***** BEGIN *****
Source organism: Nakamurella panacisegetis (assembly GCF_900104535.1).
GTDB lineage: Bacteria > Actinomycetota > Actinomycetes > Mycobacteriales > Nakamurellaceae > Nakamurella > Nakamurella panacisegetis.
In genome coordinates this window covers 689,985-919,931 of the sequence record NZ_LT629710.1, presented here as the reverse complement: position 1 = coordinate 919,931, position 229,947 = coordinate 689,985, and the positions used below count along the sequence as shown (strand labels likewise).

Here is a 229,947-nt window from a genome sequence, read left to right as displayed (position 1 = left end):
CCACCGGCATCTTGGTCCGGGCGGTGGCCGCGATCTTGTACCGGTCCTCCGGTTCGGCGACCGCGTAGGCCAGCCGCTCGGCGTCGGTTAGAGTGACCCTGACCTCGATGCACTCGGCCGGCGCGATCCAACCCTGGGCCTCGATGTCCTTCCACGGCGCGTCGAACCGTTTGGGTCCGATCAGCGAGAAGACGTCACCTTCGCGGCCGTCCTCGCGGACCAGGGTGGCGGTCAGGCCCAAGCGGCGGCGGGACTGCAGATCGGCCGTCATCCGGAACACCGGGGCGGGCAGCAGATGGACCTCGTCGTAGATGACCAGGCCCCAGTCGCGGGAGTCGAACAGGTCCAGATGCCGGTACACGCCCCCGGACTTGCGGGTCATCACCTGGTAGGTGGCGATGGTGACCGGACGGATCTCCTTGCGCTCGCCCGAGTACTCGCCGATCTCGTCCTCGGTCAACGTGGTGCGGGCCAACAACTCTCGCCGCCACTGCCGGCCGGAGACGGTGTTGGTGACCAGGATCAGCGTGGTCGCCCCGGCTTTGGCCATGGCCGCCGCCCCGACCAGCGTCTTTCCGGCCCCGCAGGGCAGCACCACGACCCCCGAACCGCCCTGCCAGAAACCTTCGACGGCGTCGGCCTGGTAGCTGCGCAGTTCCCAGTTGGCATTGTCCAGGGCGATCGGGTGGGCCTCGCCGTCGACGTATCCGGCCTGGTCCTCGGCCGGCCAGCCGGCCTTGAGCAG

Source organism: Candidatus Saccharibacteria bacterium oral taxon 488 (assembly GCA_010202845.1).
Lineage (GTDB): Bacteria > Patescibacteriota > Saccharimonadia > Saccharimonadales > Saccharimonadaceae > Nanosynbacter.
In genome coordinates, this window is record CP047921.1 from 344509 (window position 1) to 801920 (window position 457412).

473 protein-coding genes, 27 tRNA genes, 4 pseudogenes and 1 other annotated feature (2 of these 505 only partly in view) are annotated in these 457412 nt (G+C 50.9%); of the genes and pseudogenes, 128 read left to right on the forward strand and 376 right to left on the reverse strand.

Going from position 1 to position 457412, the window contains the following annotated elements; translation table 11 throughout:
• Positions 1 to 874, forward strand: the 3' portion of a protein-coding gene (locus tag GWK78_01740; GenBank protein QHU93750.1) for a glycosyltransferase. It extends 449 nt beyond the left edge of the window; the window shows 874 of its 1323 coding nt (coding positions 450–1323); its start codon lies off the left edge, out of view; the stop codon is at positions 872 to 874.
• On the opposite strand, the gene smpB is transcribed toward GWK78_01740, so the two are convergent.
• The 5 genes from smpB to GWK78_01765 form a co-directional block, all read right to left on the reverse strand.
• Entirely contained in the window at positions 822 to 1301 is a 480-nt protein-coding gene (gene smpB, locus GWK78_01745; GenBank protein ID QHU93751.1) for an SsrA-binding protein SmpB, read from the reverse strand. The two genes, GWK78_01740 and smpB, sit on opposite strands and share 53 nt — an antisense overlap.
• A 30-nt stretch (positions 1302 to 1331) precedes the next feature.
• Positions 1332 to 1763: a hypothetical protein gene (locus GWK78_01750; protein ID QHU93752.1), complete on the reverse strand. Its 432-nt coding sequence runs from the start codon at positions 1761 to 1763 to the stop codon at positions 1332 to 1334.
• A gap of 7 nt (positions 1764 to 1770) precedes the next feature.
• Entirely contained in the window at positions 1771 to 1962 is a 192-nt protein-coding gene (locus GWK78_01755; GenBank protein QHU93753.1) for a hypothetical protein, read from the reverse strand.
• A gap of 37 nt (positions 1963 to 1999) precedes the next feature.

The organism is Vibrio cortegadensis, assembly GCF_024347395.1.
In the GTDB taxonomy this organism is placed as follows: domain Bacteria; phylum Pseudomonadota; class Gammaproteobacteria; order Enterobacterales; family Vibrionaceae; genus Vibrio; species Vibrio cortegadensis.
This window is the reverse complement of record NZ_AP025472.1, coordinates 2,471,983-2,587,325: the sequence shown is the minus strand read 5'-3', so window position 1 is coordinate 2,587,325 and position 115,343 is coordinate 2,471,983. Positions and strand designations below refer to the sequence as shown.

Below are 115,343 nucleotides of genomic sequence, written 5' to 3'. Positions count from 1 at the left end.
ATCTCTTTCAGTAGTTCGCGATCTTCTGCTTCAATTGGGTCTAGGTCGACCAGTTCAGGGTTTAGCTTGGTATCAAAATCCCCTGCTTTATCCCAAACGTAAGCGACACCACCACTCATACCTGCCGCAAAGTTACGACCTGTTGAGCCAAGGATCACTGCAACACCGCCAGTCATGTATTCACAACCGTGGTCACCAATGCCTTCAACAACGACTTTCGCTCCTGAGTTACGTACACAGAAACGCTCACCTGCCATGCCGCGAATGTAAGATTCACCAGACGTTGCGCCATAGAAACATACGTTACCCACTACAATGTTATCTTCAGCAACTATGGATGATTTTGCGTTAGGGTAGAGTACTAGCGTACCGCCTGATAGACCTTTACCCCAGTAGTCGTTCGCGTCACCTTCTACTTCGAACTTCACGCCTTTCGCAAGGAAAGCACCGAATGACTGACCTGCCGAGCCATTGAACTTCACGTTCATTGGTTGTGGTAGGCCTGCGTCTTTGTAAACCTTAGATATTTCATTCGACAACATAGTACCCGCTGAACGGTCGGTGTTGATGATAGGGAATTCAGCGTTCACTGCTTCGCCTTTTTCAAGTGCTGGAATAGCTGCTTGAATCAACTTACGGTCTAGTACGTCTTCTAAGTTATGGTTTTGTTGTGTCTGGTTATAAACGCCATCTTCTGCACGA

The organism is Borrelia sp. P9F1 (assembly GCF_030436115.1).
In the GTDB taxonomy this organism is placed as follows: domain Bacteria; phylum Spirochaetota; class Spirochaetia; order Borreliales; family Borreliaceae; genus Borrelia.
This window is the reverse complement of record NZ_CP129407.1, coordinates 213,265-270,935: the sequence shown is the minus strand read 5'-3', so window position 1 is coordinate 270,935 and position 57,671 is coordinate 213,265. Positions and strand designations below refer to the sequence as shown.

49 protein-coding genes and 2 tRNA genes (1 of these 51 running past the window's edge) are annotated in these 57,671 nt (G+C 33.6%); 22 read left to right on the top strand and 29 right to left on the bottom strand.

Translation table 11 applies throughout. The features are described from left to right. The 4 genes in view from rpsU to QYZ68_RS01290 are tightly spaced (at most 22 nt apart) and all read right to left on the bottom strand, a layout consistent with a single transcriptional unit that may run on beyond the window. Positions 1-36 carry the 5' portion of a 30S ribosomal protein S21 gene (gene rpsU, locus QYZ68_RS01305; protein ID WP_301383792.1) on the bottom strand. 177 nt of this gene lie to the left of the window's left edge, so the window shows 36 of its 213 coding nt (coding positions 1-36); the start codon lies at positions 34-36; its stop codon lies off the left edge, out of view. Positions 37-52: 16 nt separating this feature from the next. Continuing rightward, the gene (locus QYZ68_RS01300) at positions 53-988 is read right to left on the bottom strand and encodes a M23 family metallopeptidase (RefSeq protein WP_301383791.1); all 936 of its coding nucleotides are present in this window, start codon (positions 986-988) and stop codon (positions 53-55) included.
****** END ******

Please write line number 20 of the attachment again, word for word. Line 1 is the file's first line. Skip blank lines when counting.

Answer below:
The organism is Vibrio cortegadensis, assembly GCF_024347395.1.